On Friday evening my mother and I collected my nephew and we drove for 45 minutes to a prospective evening site. We parked in a tiny car park and put on our wellies, sprayed ourselves with insect repellent, put on our sun hats and basically covered up as much flesh as possible.
Ben was surprised at how much birdsong seasoned the evening air as he opened the car door. This included Blackcap, Song Thrush, Willow Warbler and Chiffchaff. We made our way through the paths I'd used in March and April, but this time the bracken had obscured the smaller paths. we didn't see much first, but as we walked on the main central path Ben spotted a buck Roe Deer staring in our direction. Not long after this we saw several Linnets, which had been coming down to drink from the many flooded area. I've never seen so much standing water at this location on previous visits. Luckily, we were forewarned.
Roe Deer Buck
We headed in a southerly direction, and then came across a confiding male Yellowhammer giving us a cool look over his shoulder. We reached the heath, which again was flooded. Here we found a female Adder hiding under some corrugated iron. Her eye had a faint milky look, which probably means she will soon be sloughing her skin. Not too far away we located a Woodlark perched high above us in a Scots Pine. Finally, it was time to tramp towards our final destination.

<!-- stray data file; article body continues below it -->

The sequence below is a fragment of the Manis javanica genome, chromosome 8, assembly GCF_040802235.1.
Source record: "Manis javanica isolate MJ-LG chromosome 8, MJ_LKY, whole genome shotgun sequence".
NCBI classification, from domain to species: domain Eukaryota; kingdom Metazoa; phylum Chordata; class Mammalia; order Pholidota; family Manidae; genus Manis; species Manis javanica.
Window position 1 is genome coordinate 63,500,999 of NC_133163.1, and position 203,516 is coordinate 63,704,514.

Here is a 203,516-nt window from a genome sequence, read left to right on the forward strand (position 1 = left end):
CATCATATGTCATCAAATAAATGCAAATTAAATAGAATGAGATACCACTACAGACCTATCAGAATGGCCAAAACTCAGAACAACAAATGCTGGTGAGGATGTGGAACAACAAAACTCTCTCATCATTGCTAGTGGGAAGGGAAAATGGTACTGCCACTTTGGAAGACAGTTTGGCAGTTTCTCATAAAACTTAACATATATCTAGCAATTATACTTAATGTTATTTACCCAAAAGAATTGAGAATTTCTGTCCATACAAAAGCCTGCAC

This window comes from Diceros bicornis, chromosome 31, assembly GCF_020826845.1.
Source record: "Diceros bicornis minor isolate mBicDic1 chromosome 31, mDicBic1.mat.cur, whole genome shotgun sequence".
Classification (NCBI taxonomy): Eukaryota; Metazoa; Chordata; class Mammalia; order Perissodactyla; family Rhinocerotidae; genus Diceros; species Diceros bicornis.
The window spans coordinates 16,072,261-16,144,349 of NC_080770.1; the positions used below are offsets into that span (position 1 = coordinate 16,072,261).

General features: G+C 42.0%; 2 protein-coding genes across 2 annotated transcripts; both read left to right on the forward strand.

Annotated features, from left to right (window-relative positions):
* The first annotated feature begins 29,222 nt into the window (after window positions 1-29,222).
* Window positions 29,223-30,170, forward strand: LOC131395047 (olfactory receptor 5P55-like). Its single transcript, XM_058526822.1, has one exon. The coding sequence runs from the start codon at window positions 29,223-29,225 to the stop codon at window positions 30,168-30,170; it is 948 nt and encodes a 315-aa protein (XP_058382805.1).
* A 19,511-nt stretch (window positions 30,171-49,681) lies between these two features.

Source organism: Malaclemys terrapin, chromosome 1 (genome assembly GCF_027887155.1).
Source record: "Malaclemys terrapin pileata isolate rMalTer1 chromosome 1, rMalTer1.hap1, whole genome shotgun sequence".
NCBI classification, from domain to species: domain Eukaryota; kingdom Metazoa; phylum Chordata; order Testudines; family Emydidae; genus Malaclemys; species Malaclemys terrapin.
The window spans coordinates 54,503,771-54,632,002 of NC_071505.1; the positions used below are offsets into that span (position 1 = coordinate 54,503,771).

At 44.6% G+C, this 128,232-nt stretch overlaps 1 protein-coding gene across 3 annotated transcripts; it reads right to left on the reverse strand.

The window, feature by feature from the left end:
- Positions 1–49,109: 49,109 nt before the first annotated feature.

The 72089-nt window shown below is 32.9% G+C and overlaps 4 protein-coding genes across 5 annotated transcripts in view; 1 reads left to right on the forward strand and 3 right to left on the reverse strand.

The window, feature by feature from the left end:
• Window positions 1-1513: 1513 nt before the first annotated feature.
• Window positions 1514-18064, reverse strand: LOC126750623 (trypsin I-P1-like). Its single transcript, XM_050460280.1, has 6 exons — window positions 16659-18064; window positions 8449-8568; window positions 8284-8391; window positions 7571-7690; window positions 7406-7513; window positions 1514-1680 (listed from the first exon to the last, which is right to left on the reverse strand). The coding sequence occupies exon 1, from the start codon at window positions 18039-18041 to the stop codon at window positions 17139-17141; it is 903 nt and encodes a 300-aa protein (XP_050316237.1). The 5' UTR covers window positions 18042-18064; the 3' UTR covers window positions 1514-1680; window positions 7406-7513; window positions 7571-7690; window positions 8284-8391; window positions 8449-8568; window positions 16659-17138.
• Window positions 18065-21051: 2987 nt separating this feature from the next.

Underside of a Woodlark
We hadn't been waiting long before we saw a medium slow-moving bird heading towards us just over the height of all the pines - the first of more than 20 fly-pasts of a Woodcock. We waited here for well over an hour. As it got darker the Robins and Song Thrushes continued, until only the repetitive song of the Thrush remained. Before it died out completely some distant Tawny Owls hooted. Initially, all the Woodcock had been silent, but as the crepuscular twilight deepened then they began to make both their clicking and croaking sounds. Because this open area was so large these were the best and most prolonged views of Woodcock I've ever seen. However, their visits began to diminish as the twilight changed to dark. It was almost pitch black when I noticed something pale and ghostly to our left, which as it got nearer it became clear was a Barn Owl - the first I'd seen at this particular location. When it became too dark it was time to head back to the car, when the torches were essential to avoid the rampant dog mess which pollutes this particular location. It seems we were successful in this regard, as the only unpleasant scent which met us at the car were the Stinkhorns concealed amongst the trees.
Sunset through the Conifers
On Friday morning I had woken up at 4.30, and after the Woodcock trip I didn't arrive back until nearly midnight. The following morning there was no chance to sleep in, so I felt hung over all that morning. Natural larks really shouldn't try & be owls, it's not good for you!